Millions of people will be able to don protective glasses and view a spectacular total solar eclipse on April 8, 2024, starting around 1 pm CT.

If this sounds familiar, it's because in 2017, a 70-mile-wide band of the US saw a total solar eclipse, while many other areas saw a partial eclipse. People drove across states and gathered near planetariums just to see those fleeting minutes when, in the middle of the day, the sky went dark.

But the total eclipse coming in April will be even cooler, excited NASA scientists told reporters at an American Geophysical Union meeting.

"Those of us who've seen eclipses know that you want to see your next one," Kelly Korreck, NASA's program manager for the 2024 solar eclipse, said during a roundtable at the meeting.

She added that having one in such recent memory likely has many people excited for this year's.

While total solar eclipses aren't exactly rare, there are a few circumstances around this upcoming event that make it unique, from its path across the US to an abundance of solar activity to a plethora of scientific projects that NASA and others have planned for the few minutes when the Moon will seem to cover the Sun.

Over 30 million people will be able to see the total solar eclipse

There are three types of solar eclipses:

  1. an annular eclipse appears as a bright ring around the Moon
  2. a partial eclipse only partly blocks the Sun
  3. in a total eclipse, the Moon seems to cover the Sun entirely

In 2017, the continental US had its first coast-to-coast total eclipse since 1918. Portions of 14 states were in the path, but populated cities like Atlanta and Charlotte, North Carolina, were not.

This year, more people will be able to see the eclipse without having to travel.

The path spreads from Mexico to northeastern Canada.

map of us showing path of solar eclipses
A map showing where the moon's shadow will cross the US during the 2023 annular solar eclipse (in yellow on the left) and 2024 total solar eclipse (in purple on the right). (NASA's Scientific Visualization Studio)

"This is going to be the most populated eclipse in the US, with 31.5 million people able to just walk outside of their homes and experience this event," Korreck said.

Dallas, Cleveland, and Indianapolis are all positioned for prime total eclipse viewing.

The eclipse will last slightly longer than the last one did

Depending on your location, you'll have about 3 to 4 minutes to watch the Moon blot out the Sun.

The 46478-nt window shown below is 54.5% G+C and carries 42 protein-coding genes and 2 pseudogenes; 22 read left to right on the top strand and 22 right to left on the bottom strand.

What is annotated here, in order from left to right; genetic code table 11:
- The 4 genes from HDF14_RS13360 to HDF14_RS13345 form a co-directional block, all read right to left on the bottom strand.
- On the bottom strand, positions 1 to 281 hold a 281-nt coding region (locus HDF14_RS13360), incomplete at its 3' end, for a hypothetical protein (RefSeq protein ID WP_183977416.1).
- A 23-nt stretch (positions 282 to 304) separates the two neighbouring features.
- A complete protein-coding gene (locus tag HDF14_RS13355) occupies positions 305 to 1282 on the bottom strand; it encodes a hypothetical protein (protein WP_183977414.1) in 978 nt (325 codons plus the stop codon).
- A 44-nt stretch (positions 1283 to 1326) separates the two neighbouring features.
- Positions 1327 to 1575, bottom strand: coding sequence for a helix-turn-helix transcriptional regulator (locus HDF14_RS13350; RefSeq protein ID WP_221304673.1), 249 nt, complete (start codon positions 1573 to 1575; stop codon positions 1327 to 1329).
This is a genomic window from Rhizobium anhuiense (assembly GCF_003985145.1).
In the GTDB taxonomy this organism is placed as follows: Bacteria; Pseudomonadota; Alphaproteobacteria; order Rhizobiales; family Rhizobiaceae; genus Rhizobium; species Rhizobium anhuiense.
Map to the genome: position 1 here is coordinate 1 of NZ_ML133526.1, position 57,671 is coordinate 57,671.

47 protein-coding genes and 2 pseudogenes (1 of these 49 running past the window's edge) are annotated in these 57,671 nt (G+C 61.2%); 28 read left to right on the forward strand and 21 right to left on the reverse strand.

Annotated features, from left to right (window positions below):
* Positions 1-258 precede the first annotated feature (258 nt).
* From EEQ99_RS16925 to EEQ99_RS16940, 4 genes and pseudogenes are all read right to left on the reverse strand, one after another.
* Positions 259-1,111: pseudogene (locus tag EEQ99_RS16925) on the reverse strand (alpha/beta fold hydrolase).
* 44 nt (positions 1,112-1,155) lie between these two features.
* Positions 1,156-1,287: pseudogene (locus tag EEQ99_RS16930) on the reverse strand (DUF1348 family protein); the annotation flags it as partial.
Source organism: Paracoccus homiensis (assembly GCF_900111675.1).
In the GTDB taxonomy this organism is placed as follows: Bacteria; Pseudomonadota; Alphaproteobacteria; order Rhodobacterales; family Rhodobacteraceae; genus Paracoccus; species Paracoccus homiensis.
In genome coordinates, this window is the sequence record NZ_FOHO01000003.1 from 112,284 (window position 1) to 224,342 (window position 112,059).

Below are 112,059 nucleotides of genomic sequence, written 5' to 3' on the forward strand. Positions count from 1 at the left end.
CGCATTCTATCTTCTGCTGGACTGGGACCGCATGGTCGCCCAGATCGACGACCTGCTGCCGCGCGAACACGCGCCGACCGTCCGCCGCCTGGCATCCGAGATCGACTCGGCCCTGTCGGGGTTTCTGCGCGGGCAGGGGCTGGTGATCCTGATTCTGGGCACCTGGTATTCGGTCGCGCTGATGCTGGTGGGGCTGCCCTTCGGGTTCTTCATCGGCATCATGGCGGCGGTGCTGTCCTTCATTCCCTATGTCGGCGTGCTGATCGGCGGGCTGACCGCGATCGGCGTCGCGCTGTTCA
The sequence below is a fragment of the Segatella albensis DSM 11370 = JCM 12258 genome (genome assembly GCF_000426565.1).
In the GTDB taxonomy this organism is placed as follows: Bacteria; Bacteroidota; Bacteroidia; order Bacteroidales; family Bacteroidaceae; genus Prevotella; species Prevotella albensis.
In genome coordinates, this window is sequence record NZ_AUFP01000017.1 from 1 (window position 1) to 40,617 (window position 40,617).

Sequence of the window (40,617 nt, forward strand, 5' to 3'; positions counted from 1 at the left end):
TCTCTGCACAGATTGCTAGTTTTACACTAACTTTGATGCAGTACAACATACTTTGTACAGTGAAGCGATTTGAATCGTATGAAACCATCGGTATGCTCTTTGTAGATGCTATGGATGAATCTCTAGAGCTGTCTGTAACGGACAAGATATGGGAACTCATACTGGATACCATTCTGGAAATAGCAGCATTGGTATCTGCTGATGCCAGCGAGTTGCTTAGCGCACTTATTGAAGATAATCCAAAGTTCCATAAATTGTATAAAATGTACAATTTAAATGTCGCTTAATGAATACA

That peak of the eclipse, called totality, will last slightly longer than the one in 2017 did, Korreck said.

US residents who miss this year's eclipse will have to wait another couple of decades for a similar event. The next total solar eclipses visible in the contiguous US will be in 2044 and 2045, but neither will cut through Cleveland or Indianapolis.

"You're not going to get another eclipse for quite a while," Korreck said.

An active sun should make for incredible viewing

In 2017, the Sun was fairly quiet during the eclipse. As it approaches its solar maximum, it's been spitting out solar flares.

Korreck hopes to see a coronal mass ejection during the eclipse. CMEs are high-speed blobs of plasma that erupt out of the sun's corona, or outer layer.

"You would see that kind inky mass just leave the Sun at that point in time," Korreck said. "So it would be pretty spectacular."

If that happens, Korreck said there should be increased aurora borealis activity a few days later. Even if there's no CME, the images could be more dynamic than in 2017, with more whisp-like prominences radiating from the Sun.

"It should be a very complex-looking Sun," Korreck said.

Balloons, rockets, and citizen scientists will be tracking the eclipse

There's a reason solar eclipses are a big deal in the scientific community. "They provide you with the opportunity to do experiments that you cannot do otherwise," Nour E. Raouafi, an astrophysicist with Johns Hopkins University, said during the roundtable.

An eclipse in 1919 proved Albert Einstein's theory of relativity, he said.

This will probably be the most observed total solar eclipse in history.

That's because NASA and other institutions will be using radar, balloons, spacecraft, and jets to perform experiments and gather data during the eclipse. NASA is interested in tracking changes to density, wind speed, and temperatures at the ionosphere – part of the Earth's upper atmosphere – during the event.

Unlike the 2017 eclipse, there are now two Sun-scrutinizing spacecraft circling our star. It's an opportunity NASA has never had before – to monitor the Sun up close, from two different space observatories, while instruments here on Earth study the eclipse.

That should give scientists more comprehensive eclipse data than they've ever had.

There are tons of citizen scientist projects taking place, too. NASA is hoping people will use their Ham radios, telescopes, cameras, and phones to record images, sounds, and observations during the eclipse.